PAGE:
The Minas Basin is a part of the Bay of Fundy. It is east of the Minas Passage and runs to Truro, Nova Scotia. The Bay of Fundy is used for aquaculture, shipping, and fishing. As such, the Bay of Fundy has several large industries that act as point sources of contamination. 

Mercury is a toxic compound that can negatively affect an organism’s health. In aquatic ecosystems, mercury is present in dissolved forms that can bind to particulates in the water column and settle to the sediment layers. As such, sediment dwelling invertebrates and filter feeders  may be useful bioindicators. Coastal mussels attach to substrates and have very little movement, and filter large amounts of water during feeding, allowing for the accumulation of contaminants from specific regional surroundings.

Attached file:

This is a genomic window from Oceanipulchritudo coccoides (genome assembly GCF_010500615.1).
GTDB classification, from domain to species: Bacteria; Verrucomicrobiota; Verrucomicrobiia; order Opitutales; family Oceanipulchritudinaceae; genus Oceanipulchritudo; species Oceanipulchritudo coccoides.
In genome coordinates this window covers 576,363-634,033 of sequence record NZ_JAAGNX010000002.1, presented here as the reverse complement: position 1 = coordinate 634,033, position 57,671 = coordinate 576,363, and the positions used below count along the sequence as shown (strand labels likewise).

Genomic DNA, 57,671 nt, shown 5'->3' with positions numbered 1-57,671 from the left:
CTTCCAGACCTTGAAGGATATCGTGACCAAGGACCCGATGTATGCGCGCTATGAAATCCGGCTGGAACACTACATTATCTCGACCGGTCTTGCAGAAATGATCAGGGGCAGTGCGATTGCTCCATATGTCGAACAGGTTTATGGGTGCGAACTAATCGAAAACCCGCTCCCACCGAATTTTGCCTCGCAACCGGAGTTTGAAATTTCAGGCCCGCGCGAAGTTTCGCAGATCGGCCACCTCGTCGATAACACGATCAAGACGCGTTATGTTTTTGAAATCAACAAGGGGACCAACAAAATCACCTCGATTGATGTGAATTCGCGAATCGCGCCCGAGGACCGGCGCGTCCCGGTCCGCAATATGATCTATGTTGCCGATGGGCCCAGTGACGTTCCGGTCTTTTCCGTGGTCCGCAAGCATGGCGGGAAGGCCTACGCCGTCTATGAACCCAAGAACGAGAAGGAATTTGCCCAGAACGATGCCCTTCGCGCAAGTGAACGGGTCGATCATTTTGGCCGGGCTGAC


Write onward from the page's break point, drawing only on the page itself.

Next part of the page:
Soft mussel tissue has been used as a chemical biomarker in several published studies, however, the use of mussel shells as a bioindicator is a relatively new concept. My honour’s project will examine the relationships between mercury and mussel soft tissue versus mussel shell. In addition, we will test to see if there is a correlation between mussel size, weight and mercury. 

Josie Rogers is conducting this research as a honours student in Dr. Nelson O’Driscoll’s lab.

Click here to view her research poster. >>